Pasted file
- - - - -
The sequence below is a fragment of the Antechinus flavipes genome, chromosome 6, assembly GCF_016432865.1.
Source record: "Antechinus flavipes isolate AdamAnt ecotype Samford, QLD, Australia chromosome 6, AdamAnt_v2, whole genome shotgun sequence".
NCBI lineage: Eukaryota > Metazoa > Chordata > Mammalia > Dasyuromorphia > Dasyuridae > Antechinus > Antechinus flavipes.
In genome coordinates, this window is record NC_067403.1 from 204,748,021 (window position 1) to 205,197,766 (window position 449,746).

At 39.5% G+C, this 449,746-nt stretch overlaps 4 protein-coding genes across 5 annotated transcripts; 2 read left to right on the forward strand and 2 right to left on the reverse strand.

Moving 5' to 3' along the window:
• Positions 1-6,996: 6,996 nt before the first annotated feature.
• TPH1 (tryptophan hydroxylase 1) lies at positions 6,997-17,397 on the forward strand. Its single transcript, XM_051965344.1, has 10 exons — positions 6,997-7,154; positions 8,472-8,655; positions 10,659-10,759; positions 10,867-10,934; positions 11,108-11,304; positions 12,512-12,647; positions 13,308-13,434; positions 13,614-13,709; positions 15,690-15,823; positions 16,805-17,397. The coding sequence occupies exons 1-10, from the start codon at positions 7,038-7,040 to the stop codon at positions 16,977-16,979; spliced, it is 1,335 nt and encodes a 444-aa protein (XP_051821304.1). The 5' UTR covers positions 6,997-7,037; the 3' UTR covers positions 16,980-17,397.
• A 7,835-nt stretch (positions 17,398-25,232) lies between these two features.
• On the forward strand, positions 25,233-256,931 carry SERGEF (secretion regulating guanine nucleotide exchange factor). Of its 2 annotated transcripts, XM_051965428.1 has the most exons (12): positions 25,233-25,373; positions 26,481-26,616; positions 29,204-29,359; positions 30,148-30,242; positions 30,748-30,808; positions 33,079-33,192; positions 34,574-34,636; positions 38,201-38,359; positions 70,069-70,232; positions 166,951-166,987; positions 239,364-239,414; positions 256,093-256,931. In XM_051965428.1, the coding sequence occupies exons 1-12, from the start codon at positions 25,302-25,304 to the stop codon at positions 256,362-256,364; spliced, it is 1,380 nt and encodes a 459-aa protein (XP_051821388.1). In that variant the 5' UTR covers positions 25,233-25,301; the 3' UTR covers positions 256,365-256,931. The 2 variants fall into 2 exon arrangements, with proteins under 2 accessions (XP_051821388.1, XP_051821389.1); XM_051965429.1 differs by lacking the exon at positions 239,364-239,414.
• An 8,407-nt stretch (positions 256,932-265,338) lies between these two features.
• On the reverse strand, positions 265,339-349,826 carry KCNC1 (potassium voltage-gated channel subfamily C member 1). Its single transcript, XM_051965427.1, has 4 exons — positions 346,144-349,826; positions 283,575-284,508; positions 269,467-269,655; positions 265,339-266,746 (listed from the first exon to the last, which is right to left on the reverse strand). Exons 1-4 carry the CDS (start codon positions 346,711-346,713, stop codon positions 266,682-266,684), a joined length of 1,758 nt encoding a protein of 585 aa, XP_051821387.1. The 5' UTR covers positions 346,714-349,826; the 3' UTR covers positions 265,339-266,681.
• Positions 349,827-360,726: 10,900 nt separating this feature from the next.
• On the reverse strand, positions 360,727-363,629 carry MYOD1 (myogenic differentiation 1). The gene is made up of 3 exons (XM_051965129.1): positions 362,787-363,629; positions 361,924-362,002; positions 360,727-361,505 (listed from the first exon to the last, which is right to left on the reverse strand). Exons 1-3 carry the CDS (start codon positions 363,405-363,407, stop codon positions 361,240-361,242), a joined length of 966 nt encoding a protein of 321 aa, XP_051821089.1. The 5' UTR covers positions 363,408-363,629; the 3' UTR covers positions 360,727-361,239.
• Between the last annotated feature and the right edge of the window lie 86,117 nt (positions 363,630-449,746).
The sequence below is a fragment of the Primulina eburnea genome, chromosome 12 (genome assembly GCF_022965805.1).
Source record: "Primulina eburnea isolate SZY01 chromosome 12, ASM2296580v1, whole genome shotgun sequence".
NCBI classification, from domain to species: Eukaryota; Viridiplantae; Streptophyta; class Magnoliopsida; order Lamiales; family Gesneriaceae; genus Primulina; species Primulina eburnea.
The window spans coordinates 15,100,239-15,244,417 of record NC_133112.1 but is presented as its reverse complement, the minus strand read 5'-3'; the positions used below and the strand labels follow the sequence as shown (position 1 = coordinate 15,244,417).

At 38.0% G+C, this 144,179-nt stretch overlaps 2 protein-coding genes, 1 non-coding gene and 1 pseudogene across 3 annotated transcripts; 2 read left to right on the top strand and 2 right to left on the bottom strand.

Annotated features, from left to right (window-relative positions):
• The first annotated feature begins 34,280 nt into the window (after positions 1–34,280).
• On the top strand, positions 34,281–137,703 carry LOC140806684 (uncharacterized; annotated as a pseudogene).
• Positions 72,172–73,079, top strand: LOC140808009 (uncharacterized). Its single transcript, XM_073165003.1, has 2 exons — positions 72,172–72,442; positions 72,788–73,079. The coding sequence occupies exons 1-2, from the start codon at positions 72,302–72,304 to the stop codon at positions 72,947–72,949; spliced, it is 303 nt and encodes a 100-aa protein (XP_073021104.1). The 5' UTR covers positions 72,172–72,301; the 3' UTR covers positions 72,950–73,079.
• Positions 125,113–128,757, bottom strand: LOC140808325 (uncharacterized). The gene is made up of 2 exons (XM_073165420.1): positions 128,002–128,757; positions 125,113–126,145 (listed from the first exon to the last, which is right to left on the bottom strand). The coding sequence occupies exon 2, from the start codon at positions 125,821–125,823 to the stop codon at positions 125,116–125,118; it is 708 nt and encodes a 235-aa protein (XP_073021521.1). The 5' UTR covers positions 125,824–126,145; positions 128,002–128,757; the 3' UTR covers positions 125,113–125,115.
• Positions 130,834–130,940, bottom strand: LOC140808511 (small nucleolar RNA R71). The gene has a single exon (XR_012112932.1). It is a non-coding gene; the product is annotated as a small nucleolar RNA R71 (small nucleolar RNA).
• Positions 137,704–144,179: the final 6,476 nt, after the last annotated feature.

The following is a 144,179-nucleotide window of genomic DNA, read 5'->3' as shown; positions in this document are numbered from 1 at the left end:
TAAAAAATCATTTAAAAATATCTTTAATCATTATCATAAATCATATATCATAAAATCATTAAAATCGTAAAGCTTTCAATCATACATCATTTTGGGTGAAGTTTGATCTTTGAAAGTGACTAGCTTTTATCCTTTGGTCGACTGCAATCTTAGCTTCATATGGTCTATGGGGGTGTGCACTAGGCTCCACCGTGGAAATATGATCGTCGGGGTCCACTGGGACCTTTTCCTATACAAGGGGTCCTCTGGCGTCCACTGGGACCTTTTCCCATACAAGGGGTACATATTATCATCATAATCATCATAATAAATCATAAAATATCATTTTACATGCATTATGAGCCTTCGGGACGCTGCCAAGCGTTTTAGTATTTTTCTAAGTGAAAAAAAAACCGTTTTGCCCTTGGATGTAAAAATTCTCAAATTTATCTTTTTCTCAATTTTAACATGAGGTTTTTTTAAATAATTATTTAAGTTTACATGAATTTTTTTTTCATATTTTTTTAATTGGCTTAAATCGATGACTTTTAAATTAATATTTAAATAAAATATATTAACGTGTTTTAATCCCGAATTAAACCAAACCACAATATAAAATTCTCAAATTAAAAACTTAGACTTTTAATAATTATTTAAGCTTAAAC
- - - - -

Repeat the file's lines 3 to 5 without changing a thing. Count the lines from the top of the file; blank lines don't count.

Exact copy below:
NCBI lineage: Eukaryota > Metazoa > Chordata > Mammalia > Dasyuromorphia > Dasyuridae > Antechinus > Antechinus flavipes.
In genome coordinates, this window is record NC_067403.1 from 204,748,021 (window position 1) to 205,197,766 (window position 449,746).

At 39.5% G+C, this 449,746-nt stretch overlaps 4 protein-coding genes across 5 annotated transcripts; 2 read left to right on the forward strand and 2 right to left on the reverse strand.